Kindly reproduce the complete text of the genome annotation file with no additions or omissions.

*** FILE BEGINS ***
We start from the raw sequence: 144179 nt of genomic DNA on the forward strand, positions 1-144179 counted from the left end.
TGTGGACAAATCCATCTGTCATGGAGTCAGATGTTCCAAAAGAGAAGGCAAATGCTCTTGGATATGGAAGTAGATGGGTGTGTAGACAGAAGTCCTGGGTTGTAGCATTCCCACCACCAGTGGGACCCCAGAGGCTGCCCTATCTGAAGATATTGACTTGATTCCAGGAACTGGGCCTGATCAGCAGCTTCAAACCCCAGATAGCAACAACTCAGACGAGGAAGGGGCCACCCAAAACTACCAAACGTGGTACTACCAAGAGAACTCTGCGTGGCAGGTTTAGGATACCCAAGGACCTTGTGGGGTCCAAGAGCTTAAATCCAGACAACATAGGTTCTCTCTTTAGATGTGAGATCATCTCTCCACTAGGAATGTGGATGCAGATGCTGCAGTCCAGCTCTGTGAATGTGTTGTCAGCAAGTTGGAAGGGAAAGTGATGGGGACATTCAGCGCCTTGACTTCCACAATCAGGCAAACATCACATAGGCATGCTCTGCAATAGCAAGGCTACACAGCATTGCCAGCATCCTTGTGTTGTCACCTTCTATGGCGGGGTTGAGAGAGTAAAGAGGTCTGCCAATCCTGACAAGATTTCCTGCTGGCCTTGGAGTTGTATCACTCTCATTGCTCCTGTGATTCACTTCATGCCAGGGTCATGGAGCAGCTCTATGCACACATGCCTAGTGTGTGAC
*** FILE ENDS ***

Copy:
We start from the raw sequence: 144179 nt of genomic DNA on the forward strand, positions 1-144179 counted from the left end.
TGTGGACAAATCCATCTGTCATGGAGTCAGATGTTCCAAAAGAGAAGGCAAATGCTCTTGGATATGGAAGTAGATGGGTGTGTAGACAGAAGTCCTGGGTTGTAGCATTCCCACCACCAGTGGGACCCCAGAGGCTGCCCTATCTGAAGATATTGACTTGATTCCAGGAACTGGGCCTGATCAGCAGCTTCAAACCCCAGATAGCAACAACTCAGACGAGGAAGGGGCCACCCAAAACTACCAAACGTGGTACTACCAAGAGAACTCTGCGTGGCAGGTTTAGGATACCCAAGGACCTTGTGGGGTCCAAGAGCTTAAATCCAGACAACATAGGTTCTCTCTTTAGATGTGAGATCATCTCTCCACTAGGAATGTGGATGCAGATGCTGCAGTCCAGCTCTGTGAATGTGTTGTCAGCAAGTTGGAAGGGAAAGTGATGGGGACATTCAGCGCCTTGACTTCCACAATCAGGCAAACATCACATAGGCATGCTCTGCAATAGCAAGGCTACACAGCATTGCCAGCATCCTTGTGTTGTCACCTTCTATGGCGGGGTTGAGAGAGTAAAGAGGTCTGCCAATCCTGACAAGATTTCCTGCTGGCCTTGGAGTTGTATCACTCTCATTGCTCCTGTGATTCACTTCATGCCAGGGTCATGGAGCAGCTCTATGCACACATGCCTAGTGTGTGAC